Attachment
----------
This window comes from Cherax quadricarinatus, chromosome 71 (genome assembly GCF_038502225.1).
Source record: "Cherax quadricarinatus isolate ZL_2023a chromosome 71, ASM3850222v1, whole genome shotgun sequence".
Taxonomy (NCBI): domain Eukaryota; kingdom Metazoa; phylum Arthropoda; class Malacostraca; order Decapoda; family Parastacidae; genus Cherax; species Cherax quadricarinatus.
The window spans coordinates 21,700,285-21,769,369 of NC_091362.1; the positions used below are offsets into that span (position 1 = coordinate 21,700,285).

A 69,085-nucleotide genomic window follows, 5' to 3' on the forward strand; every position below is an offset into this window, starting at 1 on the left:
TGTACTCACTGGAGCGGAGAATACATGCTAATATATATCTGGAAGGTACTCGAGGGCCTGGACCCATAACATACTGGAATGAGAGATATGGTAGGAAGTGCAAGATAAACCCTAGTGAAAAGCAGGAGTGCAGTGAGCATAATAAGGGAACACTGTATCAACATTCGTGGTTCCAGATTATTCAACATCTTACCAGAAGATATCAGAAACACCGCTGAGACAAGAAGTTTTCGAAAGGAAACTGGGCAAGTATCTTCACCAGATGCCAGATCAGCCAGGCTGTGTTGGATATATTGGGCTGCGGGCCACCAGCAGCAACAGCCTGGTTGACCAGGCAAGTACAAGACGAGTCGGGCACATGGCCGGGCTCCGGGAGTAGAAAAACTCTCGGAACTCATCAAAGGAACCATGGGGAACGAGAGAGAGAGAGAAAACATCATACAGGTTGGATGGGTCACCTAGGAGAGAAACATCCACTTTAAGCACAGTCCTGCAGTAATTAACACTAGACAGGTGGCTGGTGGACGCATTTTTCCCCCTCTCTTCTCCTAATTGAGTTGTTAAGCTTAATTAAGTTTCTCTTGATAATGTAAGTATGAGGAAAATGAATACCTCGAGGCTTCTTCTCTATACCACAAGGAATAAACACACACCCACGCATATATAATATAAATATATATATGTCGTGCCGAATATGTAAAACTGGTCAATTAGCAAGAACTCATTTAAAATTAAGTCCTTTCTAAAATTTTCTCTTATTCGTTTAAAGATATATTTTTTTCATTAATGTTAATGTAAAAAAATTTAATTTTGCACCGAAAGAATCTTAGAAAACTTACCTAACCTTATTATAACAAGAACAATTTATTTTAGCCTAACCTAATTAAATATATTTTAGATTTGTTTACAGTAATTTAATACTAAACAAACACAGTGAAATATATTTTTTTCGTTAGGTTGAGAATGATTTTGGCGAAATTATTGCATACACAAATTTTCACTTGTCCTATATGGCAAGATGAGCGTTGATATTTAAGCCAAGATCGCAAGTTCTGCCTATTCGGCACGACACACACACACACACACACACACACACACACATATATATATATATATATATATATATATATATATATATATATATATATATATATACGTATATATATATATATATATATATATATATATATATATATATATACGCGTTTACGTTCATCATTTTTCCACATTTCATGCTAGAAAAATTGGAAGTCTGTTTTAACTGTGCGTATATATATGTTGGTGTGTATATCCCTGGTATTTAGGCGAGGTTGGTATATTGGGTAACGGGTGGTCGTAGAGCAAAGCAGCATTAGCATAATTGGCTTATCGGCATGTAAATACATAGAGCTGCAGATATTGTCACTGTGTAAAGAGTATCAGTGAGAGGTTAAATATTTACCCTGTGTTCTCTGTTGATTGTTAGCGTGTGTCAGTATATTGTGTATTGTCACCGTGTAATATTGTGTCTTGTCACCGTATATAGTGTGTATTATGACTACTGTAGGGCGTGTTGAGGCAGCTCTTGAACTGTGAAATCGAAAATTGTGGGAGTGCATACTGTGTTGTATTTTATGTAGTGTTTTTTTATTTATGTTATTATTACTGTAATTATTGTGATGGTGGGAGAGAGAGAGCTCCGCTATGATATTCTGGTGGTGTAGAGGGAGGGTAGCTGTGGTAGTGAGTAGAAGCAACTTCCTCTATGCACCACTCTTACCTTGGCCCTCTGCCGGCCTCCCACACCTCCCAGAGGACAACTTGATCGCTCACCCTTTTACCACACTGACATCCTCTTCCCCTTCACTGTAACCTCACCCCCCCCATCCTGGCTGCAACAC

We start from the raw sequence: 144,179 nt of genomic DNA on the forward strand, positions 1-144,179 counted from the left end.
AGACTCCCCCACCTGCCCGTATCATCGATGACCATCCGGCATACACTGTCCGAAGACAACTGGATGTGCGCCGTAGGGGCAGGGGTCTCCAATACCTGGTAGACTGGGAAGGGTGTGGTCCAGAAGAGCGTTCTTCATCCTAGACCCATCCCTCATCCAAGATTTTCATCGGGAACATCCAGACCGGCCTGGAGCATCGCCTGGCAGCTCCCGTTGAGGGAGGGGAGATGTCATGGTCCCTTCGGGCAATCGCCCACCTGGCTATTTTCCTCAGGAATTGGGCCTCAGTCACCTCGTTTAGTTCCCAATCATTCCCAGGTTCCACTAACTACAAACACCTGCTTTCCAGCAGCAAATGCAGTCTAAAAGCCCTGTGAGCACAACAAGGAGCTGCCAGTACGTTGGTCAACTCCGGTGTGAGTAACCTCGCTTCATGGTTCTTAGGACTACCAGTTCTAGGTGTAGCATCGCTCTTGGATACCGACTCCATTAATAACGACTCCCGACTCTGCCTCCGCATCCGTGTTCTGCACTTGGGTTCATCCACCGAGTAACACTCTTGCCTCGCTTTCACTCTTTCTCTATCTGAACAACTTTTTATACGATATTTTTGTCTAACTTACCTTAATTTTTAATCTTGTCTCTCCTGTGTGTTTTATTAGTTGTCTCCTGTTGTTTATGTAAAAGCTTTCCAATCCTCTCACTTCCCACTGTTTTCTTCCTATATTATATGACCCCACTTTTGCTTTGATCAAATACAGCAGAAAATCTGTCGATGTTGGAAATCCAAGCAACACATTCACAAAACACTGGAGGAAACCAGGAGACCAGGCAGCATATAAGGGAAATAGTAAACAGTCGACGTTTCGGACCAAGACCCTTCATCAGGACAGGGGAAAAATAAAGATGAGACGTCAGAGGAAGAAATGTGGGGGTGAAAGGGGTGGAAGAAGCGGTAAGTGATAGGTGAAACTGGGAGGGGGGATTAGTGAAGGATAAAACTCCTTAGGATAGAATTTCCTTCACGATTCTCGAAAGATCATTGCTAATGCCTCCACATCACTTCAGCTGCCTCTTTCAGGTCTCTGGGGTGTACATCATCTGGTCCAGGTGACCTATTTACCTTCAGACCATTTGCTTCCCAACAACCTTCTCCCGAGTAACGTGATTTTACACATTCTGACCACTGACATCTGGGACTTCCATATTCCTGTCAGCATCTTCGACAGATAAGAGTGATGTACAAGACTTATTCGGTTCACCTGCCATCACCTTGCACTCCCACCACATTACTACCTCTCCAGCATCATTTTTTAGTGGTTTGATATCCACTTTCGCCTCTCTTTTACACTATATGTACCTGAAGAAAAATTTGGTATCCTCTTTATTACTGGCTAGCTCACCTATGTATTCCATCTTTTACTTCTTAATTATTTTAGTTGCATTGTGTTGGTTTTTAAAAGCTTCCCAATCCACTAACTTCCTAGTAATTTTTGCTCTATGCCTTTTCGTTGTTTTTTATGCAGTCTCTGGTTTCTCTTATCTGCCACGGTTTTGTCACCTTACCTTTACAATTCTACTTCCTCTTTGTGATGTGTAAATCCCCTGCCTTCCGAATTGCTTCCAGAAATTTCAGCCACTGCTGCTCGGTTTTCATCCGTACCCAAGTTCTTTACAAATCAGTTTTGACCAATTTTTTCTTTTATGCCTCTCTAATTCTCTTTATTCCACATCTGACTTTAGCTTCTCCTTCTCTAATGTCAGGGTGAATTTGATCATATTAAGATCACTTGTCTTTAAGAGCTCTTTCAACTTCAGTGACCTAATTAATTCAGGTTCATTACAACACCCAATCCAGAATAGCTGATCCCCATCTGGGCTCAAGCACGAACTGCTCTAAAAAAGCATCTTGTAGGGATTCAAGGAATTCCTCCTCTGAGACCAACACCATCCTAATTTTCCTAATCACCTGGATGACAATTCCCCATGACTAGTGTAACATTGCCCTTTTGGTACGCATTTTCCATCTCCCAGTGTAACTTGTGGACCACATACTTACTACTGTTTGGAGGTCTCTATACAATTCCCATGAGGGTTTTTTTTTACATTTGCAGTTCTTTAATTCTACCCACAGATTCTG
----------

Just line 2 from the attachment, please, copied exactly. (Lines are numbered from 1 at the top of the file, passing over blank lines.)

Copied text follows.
Source record: "Cherax quadricarinatus isolate ZL_2023a chromosome 71, ASM3850222v1, whole genome shotgun sequence".